Difference between Exchange traded funds and mutual funds

One of the most common and discussed questions we face when it comes to investment funds is: "What are the main differences between exchange traded funds (ETFs) and mutual funds?"

Both provide a type of investment fund and provide investors with the opportunity to exhibit in a basket of securities, but there are important differences between the two structures, mainly in terms of: * Transparency, * Trade, * Tax efficiency

The first key difference between an ETF and a mutual fund is transparency. The assets held by exchange-traded funds are published daily, so that every investor knows exactly what he owns.

Mutual funds publish their assets once a quarter, often with a one-month delay. Thus, when a mutual fund publishes its holdings, they may already be quite different.

In addition, exchange traded funds are much more transparent in terms of trading costs. The buyer or seller of units in the ETF bears the costs of trading without affecting other investors in the fund.

In addition, the trading costs associated with investing in an ETF are in the form of a spread and a commission that the buyer or seller pays. Whereas in the case of mutual funds, the costs of inflows and outflows are borne by all unit-holders in the fund and thus affect the potential return.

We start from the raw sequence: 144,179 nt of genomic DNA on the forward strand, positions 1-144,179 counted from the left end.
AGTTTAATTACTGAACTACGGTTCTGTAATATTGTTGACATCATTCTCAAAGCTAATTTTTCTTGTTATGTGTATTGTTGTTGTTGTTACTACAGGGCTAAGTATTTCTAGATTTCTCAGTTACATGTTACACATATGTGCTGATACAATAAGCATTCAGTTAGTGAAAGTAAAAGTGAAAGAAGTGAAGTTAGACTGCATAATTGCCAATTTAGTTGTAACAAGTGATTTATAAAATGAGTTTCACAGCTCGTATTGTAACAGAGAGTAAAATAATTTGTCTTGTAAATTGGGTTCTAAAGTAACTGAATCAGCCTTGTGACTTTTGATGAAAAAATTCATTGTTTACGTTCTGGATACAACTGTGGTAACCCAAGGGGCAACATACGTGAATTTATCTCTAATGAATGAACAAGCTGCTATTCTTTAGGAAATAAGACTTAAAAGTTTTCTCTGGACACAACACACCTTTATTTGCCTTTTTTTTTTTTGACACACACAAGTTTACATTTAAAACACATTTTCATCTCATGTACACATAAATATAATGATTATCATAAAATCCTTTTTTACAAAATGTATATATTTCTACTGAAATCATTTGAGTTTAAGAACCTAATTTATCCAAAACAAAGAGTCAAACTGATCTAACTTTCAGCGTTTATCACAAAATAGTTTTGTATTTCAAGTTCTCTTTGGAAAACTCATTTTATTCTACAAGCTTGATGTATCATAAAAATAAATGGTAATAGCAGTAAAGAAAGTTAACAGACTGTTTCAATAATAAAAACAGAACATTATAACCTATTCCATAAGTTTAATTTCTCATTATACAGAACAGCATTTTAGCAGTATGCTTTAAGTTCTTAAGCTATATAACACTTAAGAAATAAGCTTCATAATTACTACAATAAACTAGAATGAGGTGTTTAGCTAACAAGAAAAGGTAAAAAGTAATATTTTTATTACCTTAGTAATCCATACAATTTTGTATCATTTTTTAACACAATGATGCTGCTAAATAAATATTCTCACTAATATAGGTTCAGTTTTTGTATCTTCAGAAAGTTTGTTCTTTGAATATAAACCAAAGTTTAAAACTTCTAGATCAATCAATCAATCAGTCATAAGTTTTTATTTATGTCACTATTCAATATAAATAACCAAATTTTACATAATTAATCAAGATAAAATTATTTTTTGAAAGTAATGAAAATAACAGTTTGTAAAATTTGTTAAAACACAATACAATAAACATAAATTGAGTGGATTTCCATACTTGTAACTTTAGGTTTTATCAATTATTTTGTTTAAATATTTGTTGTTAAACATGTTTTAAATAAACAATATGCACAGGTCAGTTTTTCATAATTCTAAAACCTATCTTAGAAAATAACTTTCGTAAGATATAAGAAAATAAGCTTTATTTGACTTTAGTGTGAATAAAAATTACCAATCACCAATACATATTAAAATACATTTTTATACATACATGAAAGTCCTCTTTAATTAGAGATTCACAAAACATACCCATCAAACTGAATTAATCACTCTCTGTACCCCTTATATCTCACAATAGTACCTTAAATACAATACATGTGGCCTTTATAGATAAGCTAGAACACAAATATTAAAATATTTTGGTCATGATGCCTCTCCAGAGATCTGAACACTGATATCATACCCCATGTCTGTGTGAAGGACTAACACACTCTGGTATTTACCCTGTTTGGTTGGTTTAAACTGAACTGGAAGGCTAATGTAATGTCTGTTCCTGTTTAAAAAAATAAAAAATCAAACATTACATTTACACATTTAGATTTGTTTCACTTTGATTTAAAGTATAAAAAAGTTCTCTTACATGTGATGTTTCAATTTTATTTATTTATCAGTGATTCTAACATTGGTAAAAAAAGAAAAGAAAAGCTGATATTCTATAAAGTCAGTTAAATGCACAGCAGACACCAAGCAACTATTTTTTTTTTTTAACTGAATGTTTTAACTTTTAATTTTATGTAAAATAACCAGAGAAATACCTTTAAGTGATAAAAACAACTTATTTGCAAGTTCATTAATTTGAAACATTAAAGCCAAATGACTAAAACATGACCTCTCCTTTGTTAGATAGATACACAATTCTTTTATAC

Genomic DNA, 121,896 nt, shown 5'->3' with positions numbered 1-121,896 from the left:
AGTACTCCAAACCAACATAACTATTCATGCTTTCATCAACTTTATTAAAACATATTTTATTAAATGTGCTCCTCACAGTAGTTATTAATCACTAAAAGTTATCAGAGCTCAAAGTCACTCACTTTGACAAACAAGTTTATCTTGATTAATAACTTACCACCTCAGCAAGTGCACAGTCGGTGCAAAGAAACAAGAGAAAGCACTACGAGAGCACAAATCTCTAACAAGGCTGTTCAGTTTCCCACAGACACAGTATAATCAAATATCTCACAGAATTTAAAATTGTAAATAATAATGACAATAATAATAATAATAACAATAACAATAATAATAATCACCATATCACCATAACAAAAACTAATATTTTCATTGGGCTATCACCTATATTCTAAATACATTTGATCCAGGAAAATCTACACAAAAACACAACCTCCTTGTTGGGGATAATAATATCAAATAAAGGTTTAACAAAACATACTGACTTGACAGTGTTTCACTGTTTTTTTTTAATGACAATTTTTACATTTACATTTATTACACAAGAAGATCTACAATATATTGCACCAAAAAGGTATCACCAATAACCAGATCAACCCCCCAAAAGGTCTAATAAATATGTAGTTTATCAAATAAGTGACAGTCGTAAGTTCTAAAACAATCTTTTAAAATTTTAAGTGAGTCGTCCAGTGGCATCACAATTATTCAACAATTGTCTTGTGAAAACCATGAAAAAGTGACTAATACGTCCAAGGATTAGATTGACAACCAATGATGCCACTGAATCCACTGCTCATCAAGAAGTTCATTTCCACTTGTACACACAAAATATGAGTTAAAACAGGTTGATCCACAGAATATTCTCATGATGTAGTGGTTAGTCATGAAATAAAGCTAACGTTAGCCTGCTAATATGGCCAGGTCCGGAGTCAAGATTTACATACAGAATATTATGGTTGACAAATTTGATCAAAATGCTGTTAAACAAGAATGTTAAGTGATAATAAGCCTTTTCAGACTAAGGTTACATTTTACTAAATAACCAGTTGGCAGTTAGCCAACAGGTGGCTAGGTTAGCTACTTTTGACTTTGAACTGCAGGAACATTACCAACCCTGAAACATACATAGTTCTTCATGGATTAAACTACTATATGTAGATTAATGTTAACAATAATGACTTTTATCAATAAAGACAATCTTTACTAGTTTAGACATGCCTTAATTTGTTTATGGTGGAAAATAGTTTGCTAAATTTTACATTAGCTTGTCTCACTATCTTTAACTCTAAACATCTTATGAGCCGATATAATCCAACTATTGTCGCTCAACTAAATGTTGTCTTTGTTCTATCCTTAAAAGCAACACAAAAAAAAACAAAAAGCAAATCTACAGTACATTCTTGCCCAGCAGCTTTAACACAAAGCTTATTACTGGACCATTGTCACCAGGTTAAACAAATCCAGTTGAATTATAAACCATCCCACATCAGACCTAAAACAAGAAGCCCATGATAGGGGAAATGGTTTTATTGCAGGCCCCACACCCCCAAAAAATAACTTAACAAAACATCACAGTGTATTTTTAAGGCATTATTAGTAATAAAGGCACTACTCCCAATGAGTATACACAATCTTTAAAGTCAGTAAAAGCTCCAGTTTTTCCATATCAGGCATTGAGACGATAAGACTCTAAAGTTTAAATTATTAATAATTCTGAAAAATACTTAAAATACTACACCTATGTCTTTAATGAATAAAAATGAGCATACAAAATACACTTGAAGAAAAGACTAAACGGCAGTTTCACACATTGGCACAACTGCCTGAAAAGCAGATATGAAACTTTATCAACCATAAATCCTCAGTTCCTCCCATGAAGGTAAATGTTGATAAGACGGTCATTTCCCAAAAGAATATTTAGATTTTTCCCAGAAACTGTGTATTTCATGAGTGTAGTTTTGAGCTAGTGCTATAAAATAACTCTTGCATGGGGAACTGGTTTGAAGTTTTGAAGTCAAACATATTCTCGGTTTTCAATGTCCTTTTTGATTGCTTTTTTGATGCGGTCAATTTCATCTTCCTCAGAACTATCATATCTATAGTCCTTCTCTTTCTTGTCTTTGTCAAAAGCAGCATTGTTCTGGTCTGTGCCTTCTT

In terms of fees, mutual funds also have additional burdens such as fund manager fees, marketing and other costs, which are not always transparent enough. Many investors believe that they receive a net asset value (NAV), but in reality this is the value minus the unknown trading costs.

The second key difference between the two products is their trade. A mutual fund investor can only receive the net asset value minus the mutual fund costs at the end of each day. At the same time, an ETF can be bought or sold throughout the trading day. In addition, as the ETF is traded on an exchange, this adds an extra layer of liquidity.

ETF shares can be transferred without a transaction in the underlying securities. This can potentially lead to lower costs compared to trading the main basket. This possibility does not exist when investing in mutual funds.

The third key difference between mutual funds and ETFs is tax efficiency. While both structures are often taxed equally at the individual level, the main difference is at the fund level.

At the end of the year, if the fund has net profits from the sale of securities, this amount must be distributed to the fund's shareholders, who are then obliged to pay taxes on this distribution. In most cases, ETFs are more efficient in terms of taxes at the stock level due to their exchange nature.